Modern firefighters have if they are sufficiently well equiped false colour infrared scopes that can help them tell the difference between temprature sufficiently well that they can tell if you are alive on the otherside of a wall of smoke and fire.

I find it a realy impressive use of technology from that respect, and down right scary from the security perspective.

Just like nearly every other tool it’s fairly agnostic to it’s use, it’s the mind behind the hand that holds the tool that’s dangerous not the tool it’s self…

Jon March 12, 2013 6:53 PM

That’s jamming.

Good gear, under certain highly limited circumstances (very short range?), can get through.

What do those cameras cost, compared to a book of matches? And the firemen are presuming that someone isn’t deliberately trying to hide, that what is in there is a person not a dog or a horse, etc.

The idea is to throw cheap noise, and make your enemy spend a fortune chasing non-targets or dealing with the jammer.

That’s jamming.


Jon March 12, 2013 6:56 PM

Or, more concisely,

“To deny them the use of a very expensive [and valuable] system at much less cost to yourself”.


Clive Robinson March 13, 2013 1:39 AM

@ Jon,

“To deny them the use of a very expensive [and valuable] system at much less cost to yourself”

Is also one definition of asymmetric warfare…

To be honest I don’t think the powers that be know how to fight asymmetric warfare to win or for that matter ever have (see my comment to Nick P above).

This is because they are in effect held back by their own citizens and resources from option 1 and in the case of the WASP countries by their own political rhetoric on option 3.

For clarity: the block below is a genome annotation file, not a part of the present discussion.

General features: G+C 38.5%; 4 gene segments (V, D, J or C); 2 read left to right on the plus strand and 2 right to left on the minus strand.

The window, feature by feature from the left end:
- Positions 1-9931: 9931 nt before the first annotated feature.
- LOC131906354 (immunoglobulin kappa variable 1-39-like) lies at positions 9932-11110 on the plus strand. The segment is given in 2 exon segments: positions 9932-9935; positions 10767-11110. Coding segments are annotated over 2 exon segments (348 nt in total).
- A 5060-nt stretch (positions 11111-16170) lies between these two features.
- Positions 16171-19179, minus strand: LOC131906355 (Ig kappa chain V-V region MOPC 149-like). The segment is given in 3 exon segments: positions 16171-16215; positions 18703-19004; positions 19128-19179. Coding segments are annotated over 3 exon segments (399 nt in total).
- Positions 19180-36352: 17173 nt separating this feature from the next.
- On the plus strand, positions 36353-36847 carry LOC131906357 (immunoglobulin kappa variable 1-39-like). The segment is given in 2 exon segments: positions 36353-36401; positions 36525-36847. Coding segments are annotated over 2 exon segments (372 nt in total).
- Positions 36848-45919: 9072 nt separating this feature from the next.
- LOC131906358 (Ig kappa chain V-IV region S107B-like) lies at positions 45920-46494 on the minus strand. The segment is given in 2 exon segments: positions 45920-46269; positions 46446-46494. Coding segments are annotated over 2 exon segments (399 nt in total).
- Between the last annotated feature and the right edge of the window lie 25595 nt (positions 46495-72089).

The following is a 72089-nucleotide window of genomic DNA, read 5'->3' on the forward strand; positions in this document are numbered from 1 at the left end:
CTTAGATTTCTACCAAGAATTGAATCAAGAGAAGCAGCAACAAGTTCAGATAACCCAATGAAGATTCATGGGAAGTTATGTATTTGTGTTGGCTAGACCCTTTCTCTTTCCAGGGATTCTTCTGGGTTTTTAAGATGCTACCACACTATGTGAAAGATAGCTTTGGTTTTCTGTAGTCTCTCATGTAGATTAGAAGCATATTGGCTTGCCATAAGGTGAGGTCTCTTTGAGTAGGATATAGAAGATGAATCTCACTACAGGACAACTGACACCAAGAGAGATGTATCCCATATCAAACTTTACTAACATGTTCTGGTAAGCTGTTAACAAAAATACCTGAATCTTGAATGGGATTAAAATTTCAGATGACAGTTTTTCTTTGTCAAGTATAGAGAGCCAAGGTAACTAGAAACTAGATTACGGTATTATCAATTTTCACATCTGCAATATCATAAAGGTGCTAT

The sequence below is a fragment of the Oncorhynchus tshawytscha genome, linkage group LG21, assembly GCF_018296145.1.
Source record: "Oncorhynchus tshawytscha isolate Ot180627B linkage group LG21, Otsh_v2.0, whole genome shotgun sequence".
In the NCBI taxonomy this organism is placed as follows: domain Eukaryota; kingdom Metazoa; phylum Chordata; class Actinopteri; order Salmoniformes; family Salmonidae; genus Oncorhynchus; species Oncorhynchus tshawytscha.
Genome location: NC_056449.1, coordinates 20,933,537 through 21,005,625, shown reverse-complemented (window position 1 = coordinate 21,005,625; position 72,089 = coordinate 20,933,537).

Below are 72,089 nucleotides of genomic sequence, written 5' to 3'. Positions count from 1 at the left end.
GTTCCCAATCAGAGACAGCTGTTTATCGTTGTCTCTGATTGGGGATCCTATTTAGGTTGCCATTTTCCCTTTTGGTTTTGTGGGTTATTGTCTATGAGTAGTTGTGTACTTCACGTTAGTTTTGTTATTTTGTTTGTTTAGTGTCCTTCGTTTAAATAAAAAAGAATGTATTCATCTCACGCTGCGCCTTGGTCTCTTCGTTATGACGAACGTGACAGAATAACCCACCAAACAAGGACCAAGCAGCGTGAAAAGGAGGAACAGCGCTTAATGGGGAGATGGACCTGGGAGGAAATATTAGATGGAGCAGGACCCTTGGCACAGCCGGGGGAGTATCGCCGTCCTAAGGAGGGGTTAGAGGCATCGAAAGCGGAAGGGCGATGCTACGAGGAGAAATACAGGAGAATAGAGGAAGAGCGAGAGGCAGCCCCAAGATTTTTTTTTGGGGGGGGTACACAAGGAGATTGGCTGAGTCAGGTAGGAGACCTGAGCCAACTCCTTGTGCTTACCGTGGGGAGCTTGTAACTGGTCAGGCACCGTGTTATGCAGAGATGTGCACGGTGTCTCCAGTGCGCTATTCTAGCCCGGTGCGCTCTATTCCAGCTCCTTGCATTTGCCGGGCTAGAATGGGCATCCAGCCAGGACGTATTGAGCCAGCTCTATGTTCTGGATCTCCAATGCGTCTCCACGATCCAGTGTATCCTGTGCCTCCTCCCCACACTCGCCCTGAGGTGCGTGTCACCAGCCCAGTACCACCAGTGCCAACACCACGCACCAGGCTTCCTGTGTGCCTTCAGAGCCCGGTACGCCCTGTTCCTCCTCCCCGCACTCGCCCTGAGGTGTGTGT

Thus after 10years or so they find they are either locked in perpetual combat of death by 1000 cuts or withdrawing altogether from the battle field chosen not by them but their almost hidden enemy.

But what of the “home front” there the powers that be have won big time, huge tranchess of US tax and GDP go not to the economic benifit of the US citizen in general but to a chosen few. And this is all to the benifit of the pultocratic few who have become the elite to whom the politicians go begging cap in hand for a few crumbs brushed from the top table.

But how do those outside the US see the US?

Well the US President is easily seen not as the most powerful man in the world but to be the puppet of those he has taken campaign funds from. Like a trained poodle from the petshop all trained and paid for…

But as history has repeatedly shown in any Empire where the elite are behind the throne the barbarians are knocking at the gate, some in their home countries and some much bolder at the Empires front door. In the case of the WASP nations the Middle East is a fight they cannot win, and as the US has belatedly found China is knocking on the front door with handfuls of IOU’s that are due for payment…

SD August 18, 2013 10:14 PM

I heard that emergency foil blankets are good at defeating IR sensors -they’re very cheap too!

Scott "SFITCS" Ferguson August 19, 2013 1:55 AM


I heard that emergency foil blankets are good at defeating IR sensors -they’re very cheap too!

Maybe hide your shape (so will a wetsuit). But it won’t hide the heat you generate. The shape is a signature, so is the temperature of the lost heat.

Person huddled under a foil blanket in daytime in Afghanistan is going to be relatively cold spot leaking heat (until they expire from heat stroke). At night they’re a relatively warm spot leaking heat against a cold background.

Only the shape is changed with something that reflects IR back at the source. It’s still going to be visible as an anomaly – and it should be possible to diff anomalies, then focus on the ones to large to be goats, too small to be horses, and too cool to be engines. But I’m guessing.

If the technology is ever developed for UV sensors then maybe underarm deodorant will help people hide the scent of humans?